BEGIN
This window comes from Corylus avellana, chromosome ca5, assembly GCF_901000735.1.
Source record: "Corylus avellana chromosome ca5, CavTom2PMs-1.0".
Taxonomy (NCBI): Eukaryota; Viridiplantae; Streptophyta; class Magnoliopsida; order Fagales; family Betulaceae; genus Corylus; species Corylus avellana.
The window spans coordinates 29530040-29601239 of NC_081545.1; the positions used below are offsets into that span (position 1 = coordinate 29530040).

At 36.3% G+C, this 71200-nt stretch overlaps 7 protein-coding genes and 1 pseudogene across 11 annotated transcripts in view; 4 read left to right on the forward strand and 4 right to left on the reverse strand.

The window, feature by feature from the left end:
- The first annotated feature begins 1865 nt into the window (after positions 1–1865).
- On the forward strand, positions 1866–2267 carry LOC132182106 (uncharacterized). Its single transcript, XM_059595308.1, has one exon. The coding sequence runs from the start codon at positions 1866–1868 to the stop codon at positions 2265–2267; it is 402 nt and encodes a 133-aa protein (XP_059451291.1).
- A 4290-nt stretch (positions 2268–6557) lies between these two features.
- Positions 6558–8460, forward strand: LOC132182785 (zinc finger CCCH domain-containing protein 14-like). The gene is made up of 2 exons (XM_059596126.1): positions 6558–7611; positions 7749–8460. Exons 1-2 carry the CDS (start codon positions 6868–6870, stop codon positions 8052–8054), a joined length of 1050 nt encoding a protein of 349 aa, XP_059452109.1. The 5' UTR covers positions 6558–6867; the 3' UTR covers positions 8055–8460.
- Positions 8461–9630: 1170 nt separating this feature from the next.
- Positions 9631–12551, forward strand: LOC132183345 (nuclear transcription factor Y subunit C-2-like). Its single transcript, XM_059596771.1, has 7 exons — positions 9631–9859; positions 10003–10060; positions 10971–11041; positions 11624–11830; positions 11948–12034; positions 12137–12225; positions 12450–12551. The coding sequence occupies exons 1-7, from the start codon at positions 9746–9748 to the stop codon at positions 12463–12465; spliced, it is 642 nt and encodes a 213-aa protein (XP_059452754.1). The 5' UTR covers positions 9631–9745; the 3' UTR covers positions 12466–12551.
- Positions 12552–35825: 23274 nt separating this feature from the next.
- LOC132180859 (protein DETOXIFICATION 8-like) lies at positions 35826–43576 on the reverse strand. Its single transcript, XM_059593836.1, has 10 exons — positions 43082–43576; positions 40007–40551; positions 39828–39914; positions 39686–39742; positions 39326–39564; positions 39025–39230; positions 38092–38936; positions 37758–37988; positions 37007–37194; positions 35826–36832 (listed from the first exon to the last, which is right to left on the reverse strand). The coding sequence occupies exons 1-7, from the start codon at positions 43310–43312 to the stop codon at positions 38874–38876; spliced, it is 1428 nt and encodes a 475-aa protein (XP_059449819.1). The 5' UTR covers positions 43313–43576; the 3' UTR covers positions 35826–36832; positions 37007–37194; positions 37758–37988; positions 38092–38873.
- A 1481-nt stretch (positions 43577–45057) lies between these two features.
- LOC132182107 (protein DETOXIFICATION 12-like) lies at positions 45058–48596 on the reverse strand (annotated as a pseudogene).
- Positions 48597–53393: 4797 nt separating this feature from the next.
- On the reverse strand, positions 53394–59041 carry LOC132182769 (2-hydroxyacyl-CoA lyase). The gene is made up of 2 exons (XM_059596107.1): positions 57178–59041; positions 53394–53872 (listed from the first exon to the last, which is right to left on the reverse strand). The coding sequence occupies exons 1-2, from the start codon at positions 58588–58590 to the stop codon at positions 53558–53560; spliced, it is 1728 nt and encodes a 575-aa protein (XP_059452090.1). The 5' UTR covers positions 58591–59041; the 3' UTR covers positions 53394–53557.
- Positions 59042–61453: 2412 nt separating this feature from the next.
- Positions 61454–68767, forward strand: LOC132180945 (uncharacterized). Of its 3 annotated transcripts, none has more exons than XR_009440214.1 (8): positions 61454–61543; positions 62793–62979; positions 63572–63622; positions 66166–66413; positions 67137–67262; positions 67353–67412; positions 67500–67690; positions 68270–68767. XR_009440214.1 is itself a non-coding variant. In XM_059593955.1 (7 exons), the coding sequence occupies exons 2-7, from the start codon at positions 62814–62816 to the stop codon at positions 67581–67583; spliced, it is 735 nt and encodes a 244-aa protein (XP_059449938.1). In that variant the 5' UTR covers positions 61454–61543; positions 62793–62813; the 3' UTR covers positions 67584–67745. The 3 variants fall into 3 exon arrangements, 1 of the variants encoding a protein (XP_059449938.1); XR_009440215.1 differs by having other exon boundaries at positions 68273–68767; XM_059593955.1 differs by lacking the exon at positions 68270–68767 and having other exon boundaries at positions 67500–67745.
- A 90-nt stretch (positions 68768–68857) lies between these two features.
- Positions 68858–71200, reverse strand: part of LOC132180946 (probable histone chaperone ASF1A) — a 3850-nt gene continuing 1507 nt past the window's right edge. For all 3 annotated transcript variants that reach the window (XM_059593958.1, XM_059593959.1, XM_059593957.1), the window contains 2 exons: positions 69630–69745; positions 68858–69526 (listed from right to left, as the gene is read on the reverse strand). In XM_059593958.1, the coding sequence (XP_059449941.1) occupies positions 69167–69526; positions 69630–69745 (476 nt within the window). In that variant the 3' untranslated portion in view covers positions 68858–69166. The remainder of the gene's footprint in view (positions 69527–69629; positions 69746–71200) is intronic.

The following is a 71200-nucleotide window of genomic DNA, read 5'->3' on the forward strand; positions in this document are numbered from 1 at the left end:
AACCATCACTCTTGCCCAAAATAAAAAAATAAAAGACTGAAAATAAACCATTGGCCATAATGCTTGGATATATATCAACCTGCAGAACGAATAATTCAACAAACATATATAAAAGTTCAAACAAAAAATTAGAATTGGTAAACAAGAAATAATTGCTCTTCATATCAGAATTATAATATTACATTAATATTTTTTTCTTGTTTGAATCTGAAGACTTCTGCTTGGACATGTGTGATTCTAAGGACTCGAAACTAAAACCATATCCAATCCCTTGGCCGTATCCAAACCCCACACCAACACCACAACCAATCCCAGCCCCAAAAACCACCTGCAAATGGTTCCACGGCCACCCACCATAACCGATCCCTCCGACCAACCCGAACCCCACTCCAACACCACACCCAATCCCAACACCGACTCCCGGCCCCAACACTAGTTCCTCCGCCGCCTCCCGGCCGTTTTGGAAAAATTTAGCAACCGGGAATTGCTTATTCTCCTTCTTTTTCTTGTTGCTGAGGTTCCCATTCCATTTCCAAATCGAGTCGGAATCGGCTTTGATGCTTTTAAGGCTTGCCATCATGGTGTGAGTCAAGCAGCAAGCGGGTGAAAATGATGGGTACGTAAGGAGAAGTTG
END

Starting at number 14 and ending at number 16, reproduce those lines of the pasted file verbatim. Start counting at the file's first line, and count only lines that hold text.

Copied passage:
- LOC132180859 (protein DETOXIFICATION 8-like) lies at positions 35826–43576 on the reverse strand. Its single transcript, XM_059593836.1, has 10 exons — positions 43082–43576; positions 40007–40551; positions 39828–39914; positions 39686–39742; positions 39326–39564; positions 39025–39230; positions 38092–38936; positions 37758–37988; positions 37007–37194; positions 35826–36832 (listed from the first exon to the last, which is right to left on the reverse strand). The coding sequence occupies exons 1-7, from the start codon at positions 43310–43312 to the stop codon at positions 38874–38876; spliced, it is 1428 nt and encodes a 475-aa protein (XP_059449819.1). The 5' UTR covers positions 43313–43576; the 3' UTR covers positions 35826–36832; positions 37007–37194; positions 37758–37988; positions 38092–38873.
- A 1481-nt stretch (positions 43577–45057) lies between these two features.
- LOC132182107 (protein DETOXIFICATION 12-like) lies at positions 45058–48596 on the reverse strand (annotated as a pseudogene).